Sunday, July 21, 2013

Safe failures from "Why Are Movies So Bad? Or, The Numbers"

I'd been meaning to spread out the Pauline Kael posts, but I realized that this 1980 essay about the relationship between corporate culture, misaligned incentives and cinema has an extraordinary number of salient points for some of our ongoing threads.

For example, Kael explains how, under a fairly common set of circumstances, it can be in an executive's best interests to opt for a project with higher costs and lower potential returns.

Why Are Movies So Bad? Or, The Numbers
There is an even grimmer side to all this: because the studios have discovered how to take the risk out of moviemaking, they don’t want to make any movies that they can’t protect themselves on. Production and advertising costs have gone so high that there is genuine nervous panic about risky projects. If an executive finances what looks like a perfectly safe, stale piece of material and packs it with stars, and the production costs skyrocket way beyond the guarantees, and the pictures loses many millions, he won’t be blamed for it—he was playing the game by the same rules as everybody else. If, however, he takes a gamble on a small project that can’t be sold in advance—something that a gifted director really wants to do, with a subtle, not easily summarized theme and no big names in the cast—and it loses just a little money, his neck is on the block. So to the executives a good script is a script that attracts a star, and they will make their deals and set the full machinery of a big production in motion and schedule the picture’s release dates, even though the script problems have never been worked out and everyone (even the director) secretly knows that the film will be a confused mess, an embarrassment.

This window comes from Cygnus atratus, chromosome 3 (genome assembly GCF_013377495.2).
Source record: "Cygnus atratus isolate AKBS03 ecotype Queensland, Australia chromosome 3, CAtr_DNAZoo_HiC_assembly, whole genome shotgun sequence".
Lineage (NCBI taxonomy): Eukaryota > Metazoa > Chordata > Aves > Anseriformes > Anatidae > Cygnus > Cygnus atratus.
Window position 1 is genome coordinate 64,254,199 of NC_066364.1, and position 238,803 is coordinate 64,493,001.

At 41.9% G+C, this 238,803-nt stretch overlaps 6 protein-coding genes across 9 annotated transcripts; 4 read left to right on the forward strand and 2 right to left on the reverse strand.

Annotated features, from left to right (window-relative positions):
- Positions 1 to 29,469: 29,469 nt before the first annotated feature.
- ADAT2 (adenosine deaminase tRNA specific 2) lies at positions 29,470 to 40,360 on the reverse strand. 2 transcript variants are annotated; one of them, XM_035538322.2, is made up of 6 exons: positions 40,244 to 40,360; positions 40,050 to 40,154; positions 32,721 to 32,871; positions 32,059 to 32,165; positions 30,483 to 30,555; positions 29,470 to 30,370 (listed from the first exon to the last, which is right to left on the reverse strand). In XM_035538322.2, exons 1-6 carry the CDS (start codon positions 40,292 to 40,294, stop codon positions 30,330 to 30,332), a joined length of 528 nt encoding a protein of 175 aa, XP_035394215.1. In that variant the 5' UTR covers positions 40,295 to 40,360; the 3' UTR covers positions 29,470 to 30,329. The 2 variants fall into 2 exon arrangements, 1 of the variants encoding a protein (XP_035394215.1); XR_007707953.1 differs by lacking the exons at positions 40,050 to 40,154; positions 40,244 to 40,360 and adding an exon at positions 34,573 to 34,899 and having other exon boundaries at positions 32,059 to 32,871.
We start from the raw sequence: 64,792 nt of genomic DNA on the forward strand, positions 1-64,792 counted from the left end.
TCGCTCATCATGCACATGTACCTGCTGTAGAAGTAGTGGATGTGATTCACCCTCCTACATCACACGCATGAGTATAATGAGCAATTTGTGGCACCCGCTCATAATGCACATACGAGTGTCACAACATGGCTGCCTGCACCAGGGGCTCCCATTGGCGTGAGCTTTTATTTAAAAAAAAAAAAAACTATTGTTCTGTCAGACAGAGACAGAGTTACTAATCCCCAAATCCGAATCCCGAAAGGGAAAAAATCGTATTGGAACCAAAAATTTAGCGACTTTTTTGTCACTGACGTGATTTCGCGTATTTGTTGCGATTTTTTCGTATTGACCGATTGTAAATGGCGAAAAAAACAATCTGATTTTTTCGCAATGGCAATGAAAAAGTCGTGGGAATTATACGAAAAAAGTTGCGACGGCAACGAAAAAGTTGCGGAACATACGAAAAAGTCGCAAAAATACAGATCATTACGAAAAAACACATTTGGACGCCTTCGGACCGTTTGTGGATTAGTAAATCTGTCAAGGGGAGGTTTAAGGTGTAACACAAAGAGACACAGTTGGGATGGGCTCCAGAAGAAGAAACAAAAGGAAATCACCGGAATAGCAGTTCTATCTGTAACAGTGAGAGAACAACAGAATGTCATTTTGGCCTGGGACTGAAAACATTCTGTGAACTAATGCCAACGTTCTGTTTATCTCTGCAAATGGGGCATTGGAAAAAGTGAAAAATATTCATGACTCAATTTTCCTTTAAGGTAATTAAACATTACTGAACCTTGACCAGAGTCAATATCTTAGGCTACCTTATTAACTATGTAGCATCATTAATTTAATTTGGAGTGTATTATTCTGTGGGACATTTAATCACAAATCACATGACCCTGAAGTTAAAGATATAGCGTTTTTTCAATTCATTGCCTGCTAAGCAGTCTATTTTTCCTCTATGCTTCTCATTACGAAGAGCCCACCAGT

It's worth noting that since Kael wrote this in 1980 (when she was describing a fairly new situation), budgets for major releases have far outpaced inflation. As far as I can tell, none of the top ten films of that year cost more than $90 million in 2013 dollars and only two broke $50 million (the major spectacle and proven property Empire Strikes Back and the notoriously bloated Blues Brothers). I suspect the dynamic Kael describes has a lot to do with that change.

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